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Horse, Other Gifts on Rumsfeld's Trip Symbolize Friendship, Cooperation

By Donna Miles
American Forces Press Service

WASHINGTON, Oct. 25, 2005 – Defense Secretary Donald H. Rumsfeld's "Montana" is home in Mongolia.

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Mongolian Defense Minister Tserenkhuu Sharavdorj presents Defense Secretary Donald H. Rumsfeld a brown horse during the secretary's Oct. 22 visit to Ulaanbaatar, Mongolia's capital city. Photo by Donna Miles

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"Montana," a Mongolian gelding, was among the gifts Rumsfeld received during his eight day, around-the-world trip that included stops in Mongolia, China, Korea and Lithuania. The trip concluded Oct. 24.

Mongolian Defense Minister Tserenkhuu Sharavdorj presented Rumsfeld the brown horse with a black mane during the secretary's Oct. 22 visit to Ulaanbaatar, Mongolia's capital city. The visit was the first by a U.S. defense secretary to this former communist country, home of the legendary 13th century warrior, Genghis Khan.

On being presented the horse, Rumsfeld quickly named it Montana, telling Sharavdorj that's what came to mind as his plane descended over Mongolia's vast brown plains and the mountains that reach skyward from them. Rumsfeld's wife, Joyce, was born in Montana, he said.

Rumsfeld wrapped a blue Mongolian "kata," a bright blue scarf, around Montana's mane, a traditional symbol of respect and good intentions at the start of a relationship. The secretary walked the horse a few steps in front of the Defense Ministry, then declared it "a proud animal" that he said he's proud to own.

Also following Mongolian tradition, the secretary asked the horse's herder to watch over Montana until his next visit, and in return, presented a useful gift, in this case, a black-and-yellow flashlight. Rumsfeld also presented Sharavdorj a Civil War pistol.

In Mongolia, where the horse is highly revered and legends of 13th-century Mongols galloping behind Genghis Khan onto the world stage still bolster national pride, the gift of a horse to Rumsfeld represented an ultimate symbol of friendship and cooperation.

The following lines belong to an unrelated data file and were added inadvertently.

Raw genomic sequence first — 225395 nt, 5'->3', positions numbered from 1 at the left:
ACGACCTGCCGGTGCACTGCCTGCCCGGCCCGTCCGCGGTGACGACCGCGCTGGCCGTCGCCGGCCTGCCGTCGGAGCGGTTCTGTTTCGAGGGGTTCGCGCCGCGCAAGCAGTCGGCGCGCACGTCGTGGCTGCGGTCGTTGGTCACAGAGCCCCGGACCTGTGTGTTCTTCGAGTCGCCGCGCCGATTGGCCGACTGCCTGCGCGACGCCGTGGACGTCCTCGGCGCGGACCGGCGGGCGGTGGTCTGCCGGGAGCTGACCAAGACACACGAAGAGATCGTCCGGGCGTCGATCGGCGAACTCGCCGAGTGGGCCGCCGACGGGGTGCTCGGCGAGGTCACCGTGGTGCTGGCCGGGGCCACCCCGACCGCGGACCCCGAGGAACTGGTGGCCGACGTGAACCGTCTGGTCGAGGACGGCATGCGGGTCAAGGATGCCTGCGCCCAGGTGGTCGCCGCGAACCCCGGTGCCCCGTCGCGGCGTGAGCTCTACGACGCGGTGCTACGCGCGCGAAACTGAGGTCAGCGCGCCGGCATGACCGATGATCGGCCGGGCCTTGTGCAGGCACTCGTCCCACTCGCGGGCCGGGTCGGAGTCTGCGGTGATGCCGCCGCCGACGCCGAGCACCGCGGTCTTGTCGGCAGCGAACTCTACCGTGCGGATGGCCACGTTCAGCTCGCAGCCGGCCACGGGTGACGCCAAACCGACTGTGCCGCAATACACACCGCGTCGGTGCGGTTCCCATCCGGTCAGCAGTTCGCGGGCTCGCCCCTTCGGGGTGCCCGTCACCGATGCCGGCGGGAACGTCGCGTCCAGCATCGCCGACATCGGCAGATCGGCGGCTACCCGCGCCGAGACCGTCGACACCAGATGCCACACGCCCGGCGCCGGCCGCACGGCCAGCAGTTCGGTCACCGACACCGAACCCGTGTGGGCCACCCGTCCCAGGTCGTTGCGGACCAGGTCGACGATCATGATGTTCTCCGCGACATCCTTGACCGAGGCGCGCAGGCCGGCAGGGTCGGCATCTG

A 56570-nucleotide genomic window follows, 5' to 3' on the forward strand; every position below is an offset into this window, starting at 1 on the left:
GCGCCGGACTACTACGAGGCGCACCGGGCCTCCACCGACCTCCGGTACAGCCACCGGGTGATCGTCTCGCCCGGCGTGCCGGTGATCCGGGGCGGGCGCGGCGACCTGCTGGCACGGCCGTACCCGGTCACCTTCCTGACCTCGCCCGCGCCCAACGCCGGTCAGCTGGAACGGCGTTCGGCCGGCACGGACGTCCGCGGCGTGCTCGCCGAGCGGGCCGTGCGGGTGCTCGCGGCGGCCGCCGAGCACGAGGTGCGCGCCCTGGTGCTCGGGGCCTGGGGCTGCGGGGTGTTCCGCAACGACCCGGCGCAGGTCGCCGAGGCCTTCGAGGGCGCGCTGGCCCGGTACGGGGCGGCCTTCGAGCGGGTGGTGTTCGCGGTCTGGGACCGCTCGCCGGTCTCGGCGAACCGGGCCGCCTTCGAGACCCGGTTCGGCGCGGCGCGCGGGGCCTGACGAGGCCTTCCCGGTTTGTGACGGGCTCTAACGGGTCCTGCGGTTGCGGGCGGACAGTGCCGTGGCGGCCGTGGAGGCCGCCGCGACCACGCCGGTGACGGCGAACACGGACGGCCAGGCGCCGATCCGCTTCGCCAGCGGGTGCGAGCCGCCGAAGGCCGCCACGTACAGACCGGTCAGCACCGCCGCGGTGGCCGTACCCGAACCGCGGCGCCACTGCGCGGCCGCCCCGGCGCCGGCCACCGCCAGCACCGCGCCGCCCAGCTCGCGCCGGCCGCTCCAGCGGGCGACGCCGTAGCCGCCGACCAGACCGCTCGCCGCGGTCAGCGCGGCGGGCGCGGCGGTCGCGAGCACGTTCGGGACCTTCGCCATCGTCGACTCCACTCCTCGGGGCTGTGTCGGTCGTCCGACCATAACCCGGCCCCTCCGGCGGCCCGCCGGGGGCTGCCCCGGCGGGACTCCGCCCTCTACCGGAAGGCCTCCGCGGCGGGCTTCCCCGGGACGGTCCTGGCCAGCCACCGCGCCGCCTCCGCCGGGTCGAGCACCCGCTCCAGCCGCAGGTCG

Gift giving is a historic tradition within military diplomatic circles, and Rumsfeld's visit was full of gift exchanges.

A senior defense official told the American Forces Press Service the tradition represents a show of friendship between both parties. For the host, it's a sign of hospitality and welcoming, and for the visitor, of appreciation and respect. Careful consideration goes into the gift-giving effort, she said, and gifts are painstakingly selected to showcase the country's traditions and heritage and what it holds most dear.

For example, Gen. Cao Gangchuan, China's national defense minister, presented the secretary a model of the Shenzhou 6 spacecraft Oct. 19. The spacecraft had successfully returned to earth just two days earlier, completing China's second manned space flight and affirming its place in one of the world's most exclusive clubs. Rumsfeld also received a Tiffany globe that featured his image.

In the Republic of Korea on Oct. 21, Defense Minister Yoon Kwang-woong presented Rumsfeld an embroidered picture wishing him a long life and happiness. Later in the day, Ban Ki-moon, South Korea's minister of foreign affairs, presented the secretary an ornate Korean-made cloisonné box.

Rumsfeld typically presents gifts that showcase the culture, landscape and traditions of the United States, the official explained. Often he chooses items with a southwestern motif that reflect his beloved Taos, N.M., where he owns a ranch.

"We want to show our best and what we're most proud of," the official said.

Gifts must also respect beliefs and taboos in the recipient's country, she said. In some societies, for example, it would be considered a negative omen to present a knife -- a symbol of "cutting a friendship." In other countries, a knife would be a welcomed gift, but only if a coin was presented immediately afterward or if milk was poured over it, the official explained.

Still other countries attach specific meanings to other items or their colors, further complicating the ceremonial gift-giving process and its symbolism. "You really have to do your homework" to be sure that gifts are appropriate and convey the proper meaning, the official said.

In South Korea, Rumsfeld presented Yoon a Civil War Colt pistol. Later in the day, he offered Ban a signed porcelain bowl with the seal of the United States.

In Lithuania, where Rumsfeld arrived to attend the Oct. 24 Informal NATO-Ukraine High Level Consultations, gift exchanges were fewer, based on NATO's no-gift protocol. Only the host country's representative presents gifts at NATO meetings, the official explained.

The last time Rumsfeld hosted a NATO Summit, in October 2003 in Colorado Springs, Colo., he presented his guests handcrafted bookends with a buffalo motif, she said.

Contact Author

Donald H. Rumsfeld

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Click photo for screen-resolution imageDefense Secretary Donald H. Rumsfeld walks his horse, which he promptly named Montana, at the Mongolian Defense Ministry, Oct. 22. Photo by Donna Miles  
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